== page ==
We left off the log of our current voyage with departing from Marina del Rey, California on January 30, 2018. Since it was getting late in the season (most sailors bound for Mexico try to head out in October as soon as hurricane season is over), we decided to make a nonstop overnight passage to Ensenada, the northern port of entry on the Baja Peninsula. We had a dead calm for the whole 28 hours of the passage, but the spectacular clear skies and the total eclipse of the super moon made up for it!
We set off in late afternoon, puttering past all the soaring pelicans at the Marina del Rey breakwater:
And then motored right under the flight path for LAX (Los Angeles airport). It almost felt like you could touch some of the planes!
The sun started to set as we rounded Point Vincente and gave us a stunning show of crimson and scarlet above the silhouettes of Catalina Island and a freighter headed north.
To the east, over the large houses on the peninsula that ends at Point Vincente, rose the enormous globe of the super moon, so called because it was closer to Earth than usual on that night.
I turned in soon after dinner and Seth had a calm and uneventful night watch under the bright moon. I came on deck again at midnight for my watch, which was also uneventful and brilliantly moonlit until around 3AM when the total eclipse of the super moon began! The Earth’s shadow moved across the moon quite slowly, blotting it out gradually and allowing more and more stars to pepper the sky. Although my watch technically ends at 0400, I decided to stay up until I had seen the complete eclipse, which happened around 5:30. It was definitely worth it – I think it was the first total moon eclipse I’ve seen!
Seth of course also got to see the eclipse when he came on deck at 5:30 and then he got to watch the Earth’s shadow recede. It didn’t recede completely before dawn came, but he saw a lovely rosy dawn with the partially eclipsed moon still visible. He also got an incredible display of dolphins playing around CELESTE in the mirror-like water.
The rest of the day was less interesting as we motored south past the desert hills of northern Baja. Occasionally a few buildings appeared on the coast, but mostly it was empty and dry. It was starkly beautiful in its own way and quite remarkable to see hills devoid of development after California! Night came before we reached Ensenada, but we had reserved a slip at one of the marinas there, so that when we turned into the harbor at around 8:30PM, a marina security guard was there to direct us to our slip with a flashlight – very helpful!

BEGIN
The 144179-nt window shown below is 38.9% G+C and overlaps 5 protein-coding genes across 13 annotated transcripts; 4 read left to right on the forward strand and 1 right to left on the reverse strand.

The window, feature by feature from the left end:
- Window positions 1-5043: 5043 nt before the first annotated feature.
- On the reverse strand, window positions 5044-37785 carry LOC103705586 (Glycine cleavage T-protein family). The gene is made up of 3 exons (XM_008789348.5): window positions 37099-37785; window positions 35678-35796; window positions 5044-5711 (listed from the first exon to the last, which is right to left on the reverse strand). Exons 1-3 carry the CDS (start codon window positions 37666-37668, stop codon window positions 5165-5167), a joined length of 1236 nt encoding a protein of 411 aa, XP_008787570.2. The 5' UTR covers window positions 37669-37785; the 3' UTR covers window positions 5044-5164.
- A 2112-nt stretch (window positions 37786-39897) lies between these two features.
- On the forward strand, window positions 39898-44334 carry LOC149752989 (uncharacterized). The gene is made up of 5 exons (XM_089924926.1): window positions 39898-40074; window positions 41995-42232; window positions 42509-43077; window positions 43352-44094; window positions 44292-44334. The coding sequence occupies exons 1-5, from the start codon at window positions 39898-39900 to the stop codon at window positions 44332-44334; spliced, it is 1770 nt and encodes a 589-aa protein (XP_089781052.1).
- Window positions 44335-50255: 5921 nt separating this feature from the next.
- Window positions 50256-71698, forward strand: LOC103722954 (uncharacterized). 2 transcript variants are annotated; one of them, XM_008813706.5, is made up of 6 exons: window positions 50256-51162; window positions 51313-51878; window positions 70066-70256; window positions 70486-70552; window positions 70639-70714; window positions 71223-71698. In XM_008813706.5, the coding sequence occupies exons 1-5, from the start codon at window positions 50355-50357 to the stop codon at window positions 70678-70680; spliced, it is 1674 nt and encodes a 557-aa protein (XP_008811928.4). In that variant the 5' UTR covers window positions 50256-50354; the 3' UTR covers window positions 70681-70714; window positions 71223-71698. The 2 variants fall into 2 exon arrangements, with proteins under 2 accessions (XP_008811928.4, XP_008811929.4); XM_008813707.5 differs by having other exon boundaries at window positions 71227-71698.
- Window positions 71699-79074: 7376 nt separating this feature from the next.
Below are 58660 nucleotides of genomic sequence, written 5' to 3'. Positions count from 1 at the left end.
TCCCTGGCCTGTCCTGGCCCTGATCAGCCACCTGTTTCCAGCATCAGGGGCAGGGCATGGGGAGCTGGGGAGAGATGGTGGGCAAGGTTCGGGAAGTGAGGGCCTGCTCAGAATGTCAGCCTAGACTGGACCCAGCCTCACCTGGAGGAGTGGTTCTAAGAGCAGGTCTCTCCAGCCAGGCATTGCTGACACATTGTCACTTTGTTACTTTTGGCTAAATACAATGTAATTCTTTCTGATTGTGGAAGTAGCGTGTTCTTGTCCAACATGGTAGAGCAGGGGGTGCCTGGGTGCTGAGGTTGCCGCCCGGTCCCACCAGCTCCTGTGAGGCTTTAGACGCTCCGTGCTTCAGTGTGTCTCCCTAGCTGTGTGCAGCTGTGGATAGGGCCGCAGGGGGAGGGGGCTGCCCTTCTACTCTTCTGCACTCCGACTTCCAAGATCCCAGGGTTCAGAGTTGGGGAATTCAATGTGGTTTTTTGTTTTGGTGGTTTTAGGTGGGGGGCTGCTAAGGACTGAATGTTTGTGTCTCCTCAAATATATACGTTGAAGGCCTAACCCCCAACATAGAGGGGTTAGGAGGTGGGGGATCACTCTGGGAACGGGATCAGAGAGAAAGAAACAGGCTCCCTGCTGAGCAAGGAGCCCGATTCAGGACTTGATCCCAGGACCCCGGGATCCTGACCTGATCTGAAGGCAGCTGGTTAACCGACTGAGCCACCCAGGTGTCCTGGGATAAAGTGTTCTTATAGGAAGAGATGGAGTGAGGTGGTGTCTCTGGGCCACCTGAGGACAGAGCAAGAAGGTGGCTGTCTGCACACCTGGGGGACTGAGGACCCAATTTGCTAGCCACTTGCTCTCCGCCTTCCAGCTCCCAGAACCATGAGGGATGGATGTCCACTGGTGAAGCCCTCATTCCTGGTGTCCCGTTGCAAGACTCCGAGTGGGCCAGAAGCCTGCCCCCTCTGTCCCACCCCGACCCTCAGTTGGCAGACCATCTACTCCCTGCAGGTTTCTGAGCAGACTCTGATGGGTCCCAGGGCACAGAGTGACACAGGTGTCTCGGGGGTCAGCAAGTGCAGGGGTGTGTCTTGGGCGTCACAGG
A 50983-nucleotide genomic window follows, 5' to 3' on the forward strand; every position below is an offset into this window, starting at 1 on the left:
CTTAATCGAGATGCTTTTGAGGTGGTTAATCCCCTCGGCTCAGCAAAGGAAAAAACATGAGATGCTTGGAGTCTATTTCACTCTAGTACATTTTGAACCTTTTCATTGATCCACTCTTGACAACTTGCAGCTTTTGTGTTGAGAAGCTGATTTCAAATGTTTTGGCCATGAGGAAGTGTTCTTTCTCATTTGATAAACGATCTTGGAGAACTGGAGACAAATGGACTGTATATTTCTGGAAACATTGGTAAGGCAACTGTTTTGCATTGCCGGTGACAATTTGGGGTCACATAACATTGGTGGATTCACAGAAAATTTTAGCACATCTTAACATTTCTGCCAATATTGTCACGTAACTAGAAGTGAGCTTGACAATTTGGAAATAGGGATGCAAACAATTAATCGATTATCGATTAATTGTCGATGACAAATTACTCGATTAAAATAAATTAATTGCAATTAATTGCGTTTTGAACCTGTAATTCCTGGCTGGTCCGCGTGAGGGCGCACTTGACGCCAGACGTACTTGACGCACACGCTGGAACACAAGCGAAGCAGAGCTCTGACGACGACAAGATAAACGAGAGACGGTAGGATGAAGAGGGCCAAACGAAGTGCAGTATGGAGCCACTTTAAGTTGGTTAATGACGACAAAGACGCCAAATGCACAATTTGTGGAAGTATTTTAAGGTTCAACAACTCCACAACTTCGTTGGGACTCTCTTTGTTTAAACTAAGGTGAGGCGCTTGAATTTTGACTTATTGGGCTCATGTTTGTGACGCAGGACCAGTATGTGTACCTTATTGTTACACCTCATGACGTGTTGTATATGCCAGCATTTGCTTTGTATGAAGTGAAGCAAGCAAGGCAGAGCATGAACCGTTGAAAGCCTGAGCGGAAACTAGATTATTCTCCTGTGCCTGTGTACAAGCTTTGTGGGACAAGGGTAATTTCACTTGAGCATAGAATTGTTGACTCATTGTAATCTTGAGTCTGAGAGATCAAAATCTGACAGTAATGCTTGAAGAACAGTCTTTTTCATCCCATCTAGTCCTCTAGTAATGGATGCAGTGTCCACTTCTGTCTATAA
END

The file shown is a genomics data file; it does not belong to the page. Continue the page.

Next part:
Rested after a good night’s sleep, we spent the following day clearing Mexican Customs and Immigration with the help of one of the marina employees – it’s a great service that all the marinas in Ensenada provide. The agent ferries you to the various offices in the marina van and does all the interpreting, most helpful considering our terrible Spanish! It was an easy and not horribly expensive clearance. (E.g. The cruising permit, good for 10 years, was $60.) And it would have been very smooth and relatively fast if the power hadn’t gone out at the Port Office! They needed power in order to print our permit (and those of the other sailors clearing in at the same time as us), so we ended up spending another night in Ensenada and going back to the Port Office the next morning when electricity had been restored. We took the opportunity to change our engine’s oil and filters, as we were anticipating more calms on the next part of our voyage south. Once that was done, we topped up on fuel and headed out again into the sunset!
And finally I’ve made some more maps! Here’s a map of our voyage from Port Angeles, WA (September 2017) to San Francisco, CA (October 2017) and then Southern California (December 2017) and finally all the way to the end of Mexico’s Baja peninsula (where this set of blog posts is headed).
(Please note: I scheduled this post to come out while we were sailing again, so I’ll read and reply to your comments when I get a chance! Thanks!)